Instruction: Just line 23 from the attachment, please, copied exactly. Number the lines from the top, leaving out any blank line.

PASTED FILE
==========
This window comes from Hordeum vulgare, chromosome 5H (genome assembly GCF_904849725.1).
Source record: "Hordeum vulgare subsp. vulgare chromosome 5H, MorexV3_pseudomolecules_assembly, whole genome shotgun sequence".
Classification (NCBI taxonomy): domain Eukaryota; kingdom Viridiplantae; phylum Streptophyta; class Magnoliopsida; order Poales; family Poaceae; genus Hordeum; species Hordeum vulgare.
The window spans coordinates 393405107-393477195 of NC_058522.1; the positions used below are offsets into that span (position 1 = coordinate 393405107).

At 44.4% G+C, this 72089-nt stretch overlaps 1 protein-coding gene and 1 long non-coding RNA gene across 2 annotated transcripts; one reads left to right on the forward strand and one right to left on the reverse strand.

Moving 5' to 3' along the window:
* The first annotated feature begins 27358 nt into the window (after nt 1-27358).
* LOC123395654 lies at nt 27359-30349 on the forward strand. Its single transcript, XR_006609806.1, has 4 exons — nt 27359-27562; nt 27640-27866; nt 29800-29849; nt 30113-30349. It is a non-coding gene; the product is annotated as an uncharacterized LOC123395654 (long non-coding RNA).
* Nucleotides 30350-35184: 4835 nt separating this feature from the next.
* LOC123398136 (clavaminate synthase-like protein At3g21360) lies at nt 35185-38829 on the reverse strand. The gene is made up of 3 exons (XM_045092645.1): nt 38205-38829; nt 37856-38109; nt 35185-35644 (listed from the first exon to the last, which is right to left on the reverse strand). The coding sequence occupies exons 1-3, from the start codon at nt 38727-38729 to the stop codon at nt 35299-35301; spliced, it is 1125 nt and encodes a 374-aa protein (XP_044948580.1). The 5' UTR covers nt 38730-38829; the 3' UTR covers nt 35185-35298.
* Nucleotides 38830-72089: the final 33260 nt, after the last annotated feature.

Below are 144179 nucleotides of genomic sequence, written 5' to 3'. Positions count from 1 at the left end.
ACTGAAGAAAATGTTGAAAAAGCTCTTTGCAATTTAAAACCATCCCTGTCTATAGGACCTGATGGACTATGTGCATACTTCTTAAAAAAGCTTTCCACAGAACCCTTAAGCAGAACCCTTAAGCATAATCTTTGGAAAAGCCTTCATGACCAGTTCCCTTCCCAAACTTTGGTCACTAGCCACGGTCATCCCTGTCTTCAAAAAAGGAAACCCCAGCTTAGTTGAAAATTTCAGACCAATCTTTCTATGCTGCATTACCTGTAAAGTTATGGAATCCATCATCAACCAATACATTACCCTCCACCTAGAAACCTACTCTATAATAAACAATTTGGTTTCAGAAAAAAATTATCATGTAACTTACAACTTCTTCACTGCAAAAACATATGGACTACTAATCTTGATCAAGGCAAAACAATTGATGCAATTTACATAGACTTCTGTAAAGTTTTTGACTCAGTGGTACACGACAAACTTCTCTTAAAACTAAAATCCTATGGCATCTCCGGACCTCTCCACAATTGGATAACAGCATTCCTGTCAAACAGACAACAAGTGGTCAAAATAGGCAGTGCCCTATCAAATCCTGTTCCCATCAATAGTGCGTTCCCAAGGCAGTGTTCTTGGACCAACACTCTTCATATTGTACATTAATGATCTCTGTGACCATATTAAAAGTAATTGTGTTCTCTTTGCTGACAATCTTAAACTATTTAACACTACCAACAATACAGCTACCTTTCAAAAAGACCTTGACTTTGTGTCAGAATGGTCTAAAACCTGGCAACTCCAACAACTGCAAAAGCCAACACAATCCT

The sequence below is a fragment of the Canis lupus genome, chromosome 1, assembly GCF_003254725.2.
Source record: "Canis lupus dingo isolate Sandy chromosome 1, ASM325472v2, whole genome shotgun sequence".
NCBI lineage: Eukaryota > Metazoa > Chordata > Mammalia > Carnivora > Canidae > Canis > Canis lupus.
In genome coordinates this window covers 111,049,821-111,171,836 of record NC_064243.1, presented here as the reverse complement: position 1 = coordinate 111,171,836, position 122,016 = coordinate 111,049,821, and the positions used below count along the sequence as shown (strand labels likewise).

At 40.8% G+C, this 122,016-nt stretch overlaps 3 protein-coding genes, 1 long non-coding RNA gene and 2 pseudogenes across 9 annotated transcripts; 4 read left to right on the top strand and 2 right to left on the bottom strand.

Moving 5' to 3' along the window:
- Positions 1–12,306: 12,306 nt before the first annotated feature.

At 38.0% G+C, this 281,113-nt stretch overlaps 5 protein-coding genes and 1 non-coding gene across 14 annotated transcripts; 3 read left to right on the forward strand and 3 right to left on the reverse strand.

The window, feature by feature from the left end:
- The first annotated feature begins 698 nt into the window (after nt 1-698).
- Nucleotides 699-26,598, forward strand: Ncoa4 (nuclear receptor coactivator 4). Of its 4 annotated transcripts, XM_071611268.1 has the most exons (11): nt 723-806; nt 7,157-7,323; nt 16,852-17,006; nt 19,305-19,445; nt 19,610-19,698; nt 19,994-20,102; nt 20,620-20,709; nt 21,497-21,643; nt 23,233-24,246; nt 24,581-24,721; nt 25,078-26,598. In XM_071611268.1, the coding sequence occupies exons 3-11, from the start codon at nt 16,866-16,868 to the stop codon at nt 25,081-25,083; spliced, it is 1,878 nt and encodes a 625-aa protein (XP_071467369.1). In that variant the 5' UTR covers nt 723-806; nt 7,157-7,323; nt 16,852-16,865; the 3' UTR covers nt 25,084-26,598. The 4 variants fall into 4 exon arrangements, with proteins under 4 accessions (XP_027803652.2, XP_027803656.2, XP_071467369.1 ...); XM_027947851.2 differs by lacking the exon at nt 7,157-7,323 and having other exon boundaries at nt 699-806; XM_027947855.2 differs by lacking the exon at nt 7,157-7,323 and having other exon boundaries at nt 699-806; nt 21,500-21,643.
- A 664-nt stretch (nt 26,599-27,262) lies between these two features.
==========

- The first annotated feature begins 698 nt into the window (after nt 1-698).